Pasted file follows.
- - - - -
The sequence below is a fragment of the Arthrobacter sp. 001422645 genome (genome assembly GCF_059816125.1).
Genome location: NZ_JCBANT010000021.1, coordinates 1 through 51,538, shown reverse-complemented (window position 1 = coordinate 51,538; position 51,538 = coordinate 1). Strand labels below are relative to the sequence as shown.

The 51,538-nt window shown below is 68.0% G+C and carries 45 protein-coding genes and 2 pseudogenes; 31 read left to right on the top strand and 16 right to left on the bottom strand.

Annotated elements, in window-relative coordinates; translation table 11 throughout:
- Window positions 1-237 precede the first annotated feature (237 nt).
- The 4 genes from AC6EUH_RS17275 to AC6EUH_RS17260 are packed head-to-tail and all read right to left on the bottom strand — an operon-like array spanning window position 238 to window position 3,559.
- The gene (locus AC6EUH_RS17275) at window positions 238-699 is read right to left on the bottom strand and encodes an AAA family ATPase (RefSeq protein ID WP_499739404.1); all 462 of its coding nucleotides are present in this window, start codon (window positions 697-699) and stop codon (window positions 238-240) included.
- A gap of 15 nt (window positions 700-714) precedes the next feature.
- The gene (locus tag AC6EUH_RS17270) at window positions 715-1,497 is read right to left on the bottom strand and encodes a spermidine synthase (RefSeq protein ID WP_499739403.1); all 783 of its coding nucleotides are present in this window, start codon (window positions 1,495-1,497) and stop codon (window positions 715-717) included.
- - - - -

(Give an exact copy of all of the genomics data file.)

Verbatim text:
The sequence below is a fragment of the Arthrobacter sp. 001422645 genome (genome assembly GCF_059816125.1).
Genome location: NZ_JCBANT010000021.1, coordinates 1 through 51,538, shown reverse-complemented (window position 1 = coordinate 51,538; position 51,538 = coordinate 1). Strand labels below are relative to the sequence as shown.

The 51,538-nt window shown below is 68.0% G+C and carries 45 protein-coding genes and 2 pseudogenes; 31 read left to right on the top strand and 16 right to left on the bottom strand.

Annotated elements, in window-relative coordinates; translation table 11 throughout:
- Window positions 1-237 precede the first annotated feature (237 nt).
- The 4 genes from AC6EUH_RS17275 to AC6EUH_RS17260 are packed head-to-tail and all read right to left on the bottom strand — an operon-like array spanning window position 238 to window position 3,559.
- The gene (locus AC6EUH_RS17275) at window positions 238-699 is read right to left on the bottom strand and encodes an AAA family ATPase (RefSeq protein ID WP_499739404.1); all 462 of its coding nucleotides are present in this window, start codon (window positions 697-699) and stop codon (window positions 238-240) included.
- A gap of 15 nt (window positions 700-714) precedes the next feature.
- The gene (locus tag AC6EUH_RS17270) at window positions 715-1,497 is read right to left on the bottom strand and encodes a spermidine synthase (RefSeq protein ID WP_499739403.1); all 783 of its coding nucleotides are present in this window, start codon (window positions 1,495-1,497) and stop codon (window positions 715-717) included.